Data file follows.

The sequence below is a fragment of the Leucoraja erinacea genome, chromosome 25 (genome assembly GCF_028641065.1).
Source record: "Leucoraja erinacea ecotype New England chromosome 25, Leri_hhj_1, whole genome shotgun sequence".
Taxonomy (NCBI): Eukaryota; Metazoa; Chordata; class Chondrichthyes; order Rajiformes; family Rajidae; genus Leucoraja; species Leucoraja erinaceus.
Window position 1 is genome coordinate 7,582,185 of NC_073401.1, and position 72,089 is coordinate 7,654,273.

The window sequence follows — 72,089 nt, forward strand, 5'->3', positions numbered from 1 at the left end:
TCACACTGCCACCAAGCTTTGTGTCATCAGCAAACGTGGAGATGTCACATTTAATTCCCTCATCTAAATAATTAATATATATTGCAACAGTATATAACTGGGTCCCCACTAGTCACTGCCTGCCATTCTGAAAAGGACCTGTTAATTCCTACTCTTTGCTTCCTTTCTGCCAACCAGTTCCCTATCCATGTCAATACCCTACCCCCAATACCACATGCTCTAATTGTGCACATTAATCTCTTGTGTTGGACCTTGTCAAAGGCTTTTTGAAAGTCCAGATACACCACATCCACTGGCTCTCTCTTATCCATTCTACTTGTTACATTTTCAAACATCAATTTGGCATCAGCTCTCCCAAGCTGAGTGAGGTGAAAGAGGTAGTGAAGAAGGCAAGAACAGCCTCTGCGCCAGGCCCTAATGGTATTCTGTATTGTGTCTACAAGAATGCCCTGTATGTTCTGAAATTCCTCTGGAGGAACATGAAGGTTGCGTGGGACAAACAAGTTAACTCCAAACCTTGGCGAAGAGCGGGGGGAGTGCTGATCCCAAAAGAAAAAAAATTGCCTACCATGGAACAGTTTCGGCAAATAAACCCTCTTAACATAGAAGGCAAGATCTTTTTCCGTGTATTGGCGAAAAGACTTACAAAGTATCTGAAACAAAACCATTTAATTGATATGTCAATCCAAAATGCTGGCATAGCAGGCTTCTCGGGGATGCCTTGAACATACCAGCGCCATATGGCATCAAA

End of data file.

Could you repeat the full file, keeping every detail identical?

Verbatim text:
The sequence below is a fragment of the Leucoraja erinacea genome, chromosome 25 (genome assembly GCF_028641065.1).
Source record: "Leucoraja erinacea ecotype New England chromosome 25, Leri_hhj_1, whole genome shotgun sequence".
Taxonomy (NCBI): Eukaryota; Metazoa; Chordata; class Chondrichthyes; order Rajiformes; family Rajidae; genus Leucoraja; species Leucoraja erinaceus.
Window position 1 is genome coordinate 7,582,185 of NC_073401.1, and position 72,089 is coordinate 7,654,273.

The window sequence follows — 72,089 nt, forward strand, 5'->3', positions numbered from 1 at the left end:
TCACACTGCCACCAAGCTTTGTGTCATCAGCAAACGTGGAGATGTCACATTTAATTCCCTCATCTAAATAATTAATATATATTGCAACAGTATATAACTGGGTCCCCACTAGTCACTGCCTGCCATTCTGAAAAGGACCTGTTAATTCCTACTCTTTGCTTCCTTTCTGCCAACCAGTTCCCTATCCATGTCAATACCCTACCCCCAATACCACATGCTCTAATTGTGCACATTAATCTCTTGTGTTGGACCTTGTCAAAGGCTTTTTGAAAGTCCAGATACACCACATCCACTGGCTCTCTCTTATCCATTCTACTTGTTACATTTTCAAACATCAATTTGGCATCAGCTCTCCCAAGCTGAGTGAGGTGAAAGAGGTAGTGAAGAAGGCAAGAACAGCCTCTGCGCCAGGCCCTAATGGTATTCTGTATTGTGTCTACAAGAATGCCCTGTATGTTCTGAAATTCCTCTGGAGGAACATGAAGGTTGCGTGGGACAAACAAGTTAACTCCAAACCTTGGCGAAGAGCGGGGGGAGTGCTGATCCCAAAAGAAAAAAAATTGCCTACCATGGAACAGTTTCGGCAAATAAACCCTCTTAACATAGAAGGCAAGATCTTTTTCCGTGTATTGGCGAAAAGACTTACAAAGTATCTGAAACAAAACCATTTAATTGATATGTCAATCCAAAATGCTGGCATAGCAGGCTTCTCGGGGATGCCTTGAACATACCAGCGCCATATGGCATCAAA